After 40-plus years of non-fiction, I recently started a novel, and it’s a very different experience.

          I’m telling a story — not presenting information. I don’t know how long it wil be, what characters may show up and what they’ll do, or even how the book will end. It’s stream-of-consciousness, free association, almost a word dump from brain to monitor. I’m almost unaware of the keyboard as I’m writing this book and don’t pause to fix typos.

          With this book I write with my mind more than with my fingers. It’s like when I’ve been in a really good dream that I don’t want to end and the conscious-me tries to manipulate the subconscious-me to keep the story rolling as dawn is approaching.

          When I finish telling this story, _then_ I’ll deal with making a book out of it.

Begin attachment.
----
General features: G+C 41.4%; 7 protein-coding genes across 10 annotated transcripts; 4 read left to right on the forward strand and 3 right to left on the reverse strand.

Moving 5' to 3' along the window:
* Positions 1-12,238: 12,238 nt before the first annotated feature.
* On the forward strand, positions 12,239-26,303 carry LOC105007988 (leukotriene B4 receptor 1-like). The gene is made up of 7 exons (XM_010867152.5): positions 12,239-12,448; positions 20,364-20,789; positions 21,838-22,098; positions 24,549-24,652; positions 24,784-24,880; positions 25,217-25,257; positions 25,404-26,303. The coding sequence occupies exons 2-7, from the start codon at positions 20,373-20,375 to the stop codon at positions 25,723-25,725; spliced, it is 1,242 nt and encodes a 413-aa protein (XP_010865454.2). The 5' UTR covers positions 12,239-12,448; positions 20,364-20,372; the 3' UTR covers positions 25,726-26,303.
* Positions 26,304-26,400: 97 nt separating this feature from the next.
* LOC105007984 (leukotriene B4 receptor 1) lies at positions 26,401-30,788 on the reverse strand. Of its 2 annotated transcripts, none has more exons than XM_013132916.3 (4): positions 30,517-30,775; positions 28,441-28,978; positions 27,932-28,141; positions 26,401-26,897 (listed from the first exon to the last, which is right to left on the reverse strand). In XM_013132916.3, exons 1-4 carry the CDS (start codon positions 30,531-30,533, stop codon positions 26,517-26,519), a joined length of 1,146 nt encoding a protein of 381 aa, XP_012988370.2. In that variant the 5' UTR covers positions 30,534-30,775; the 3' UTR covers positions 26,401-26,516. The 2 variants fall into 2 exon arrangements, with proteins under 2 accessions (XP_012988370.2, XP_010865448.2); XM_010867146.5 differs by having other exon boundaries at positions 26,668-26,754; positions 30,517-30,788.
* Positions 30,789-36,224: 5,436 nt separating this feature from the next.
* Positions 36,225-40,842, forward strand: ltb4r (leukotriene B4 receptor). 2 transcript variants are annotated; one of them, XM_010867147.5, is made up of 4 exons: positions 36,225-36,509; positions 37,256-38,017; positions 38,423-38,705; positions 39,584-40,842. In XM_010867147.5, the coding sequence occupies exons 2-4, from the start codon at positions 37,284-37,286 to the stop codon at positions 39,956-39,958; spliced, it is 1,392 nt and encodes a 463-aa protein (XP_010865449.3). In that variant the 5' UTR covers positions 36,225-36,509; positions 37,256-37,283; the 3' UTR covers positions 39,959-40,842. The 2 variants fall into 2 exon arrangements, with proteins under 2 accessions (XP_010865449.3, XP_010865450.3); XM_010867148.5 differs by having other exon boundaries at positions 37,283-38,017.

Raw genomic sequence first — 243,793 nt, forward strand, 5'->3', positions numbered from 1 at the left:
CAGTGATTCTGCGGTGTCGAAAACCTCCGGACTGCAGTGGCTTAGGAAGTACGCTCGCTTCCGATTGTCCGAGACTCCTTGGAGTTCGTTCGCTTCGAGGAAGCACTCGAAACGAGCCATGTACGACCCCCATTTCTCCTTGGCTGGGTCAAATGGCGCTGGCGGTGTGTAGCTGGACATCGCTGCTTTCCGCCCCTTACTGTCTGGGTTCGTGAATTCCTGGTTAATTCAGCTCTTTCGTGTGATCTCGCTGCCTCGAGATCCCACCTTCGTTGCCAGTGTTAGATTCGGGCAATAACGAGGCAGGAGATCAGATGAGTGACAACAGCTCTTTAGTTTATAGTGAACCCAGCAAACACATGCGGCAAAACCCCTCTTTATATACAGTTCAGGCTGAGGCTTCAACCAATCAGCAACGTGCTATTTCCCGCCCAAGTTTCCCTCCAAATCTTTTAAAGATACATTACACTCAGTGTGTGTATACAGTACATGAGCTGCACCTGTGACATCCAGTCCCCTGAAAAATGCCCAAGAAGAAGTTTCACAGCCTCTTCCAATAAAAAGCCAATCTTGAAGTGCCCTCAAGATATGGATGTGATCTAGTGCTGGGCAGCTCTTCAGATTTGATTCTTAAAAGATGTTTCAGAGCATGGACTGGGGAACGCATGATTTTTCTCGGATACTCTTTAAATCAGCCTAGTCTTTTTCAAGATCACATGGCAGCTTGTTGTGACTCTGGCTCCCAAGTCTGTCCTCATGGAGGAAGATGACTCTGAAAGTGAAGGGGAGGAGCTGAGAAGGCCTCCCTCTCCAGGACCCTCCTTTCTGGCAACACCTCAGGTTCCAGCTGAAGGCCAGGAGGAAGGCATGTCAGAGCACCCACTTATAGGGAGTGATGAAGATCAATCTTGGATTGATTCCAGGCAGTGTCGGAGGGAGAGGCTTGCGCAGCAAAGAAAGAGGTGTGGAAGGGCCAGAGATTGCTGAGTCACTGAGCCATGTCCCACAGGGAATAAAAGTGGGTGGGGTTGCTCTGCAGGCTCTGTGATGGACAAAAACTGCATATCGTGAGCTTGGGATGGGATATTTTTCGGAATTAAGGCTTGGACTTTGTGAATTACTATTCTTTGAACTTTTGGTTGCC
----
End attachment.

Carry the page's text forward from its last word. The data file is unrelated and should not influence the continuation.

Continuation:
Reply
    • Joel Friedlander

      Sally, you are funny. Yes, the search for the “perfect” book is rather futile. Knowing how to allow for only small errors is the art.

      Reply
  4. bettymingliu

    thanks for this post. sobering. if things like this can happen to a hot writer at the top of his game, what hope is there for us little guys in dealing with major publishers? yet another reason to self-publish…

    Reply
    • Joel Friedlander

      Hi Betty,
      Yes, it wasn’t a good week for Franzen, but he can’t really complain, can he? Luckily these kinds of mistakes are pretty rare. But when you get ready to self-publish, let me know!

      Reply